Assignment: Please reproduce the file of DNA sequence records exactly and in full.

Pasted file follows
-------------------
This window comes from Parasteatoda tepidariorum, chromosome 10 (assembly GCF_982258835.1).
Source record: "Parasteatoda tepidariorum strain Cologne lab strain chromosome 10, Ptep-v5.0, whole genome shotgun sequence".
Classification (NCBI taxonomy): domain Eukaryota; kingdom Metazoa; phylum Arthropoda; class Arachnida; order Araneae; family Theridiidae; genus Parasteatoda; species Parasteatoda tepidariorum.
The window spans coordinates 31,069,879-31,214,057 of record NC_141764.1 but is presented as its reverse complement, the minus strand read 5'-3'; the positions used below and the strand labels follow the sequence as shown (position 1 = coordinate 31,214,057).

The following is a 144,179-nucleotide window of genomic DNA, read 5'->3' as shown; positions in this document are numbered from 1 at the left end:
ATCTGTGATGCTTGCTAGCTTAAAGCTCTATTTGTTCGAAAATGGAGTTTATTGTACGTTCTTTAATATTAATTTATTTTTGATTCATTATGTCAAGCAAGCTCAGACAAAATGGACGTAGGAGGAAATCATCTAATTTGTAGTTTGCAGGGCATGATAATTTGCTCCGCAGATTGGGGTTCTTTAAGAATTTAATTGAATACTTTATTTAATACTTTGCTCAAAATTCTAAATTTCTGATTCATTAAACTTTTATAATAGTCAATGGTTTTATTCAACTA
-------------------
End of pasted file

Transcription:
This window comes from Parasteatoda tepidariorum, chromosome 10 (assembly GCF_982258835.1).
Source record: "Parasteatoda tepidariorum strain Cologne lab strain chromosome 10, Ptep-v5.0, whole genome shotgun sequence".
Classification (NCBI taxonomy): domain Eukaryota; kingdom Metazoa; phylum Arthropoda; class Arachnida; order Araneae; family Theridiidae; genus Parasteatoda; species Parasteatoda tepidariorum.
The window spans coordinates 31,069,879-31,214,057 of record NC_141764.1 but is presented as its reverse complement, the minus strand read 5'-3'; the positions used below and the strand labels follow the sequence as shown (position 1 = coordinate 31,214,057).

The following is a 144,179-nucleotide window of genomic DNA, read 5'->3' as shown; positions in this document are numbered from 1 at the left end:
ATCTGTGATGCTTGCTAGCTTAAAGCTCTATTTGTTCGAAAATGGAGTTTATTGTACGTTCTTTAATATTAATTTATTTTTGATTCATTATGTCAAGCAAGCTCAGACAAAATGGACGTAGGAGGAAATCATCTAATTTGTAGTTTGCAGGGCATGATAATTTGCTCCGCAGATTGGGGTTCTTTAAGAATTTAATTGAATACTTTATTTAATACTTTGCTCAAAATTCTAAATTTCTGATTCATTAAACTTTTATAATAGTCAATGGTTTTATTCAACTA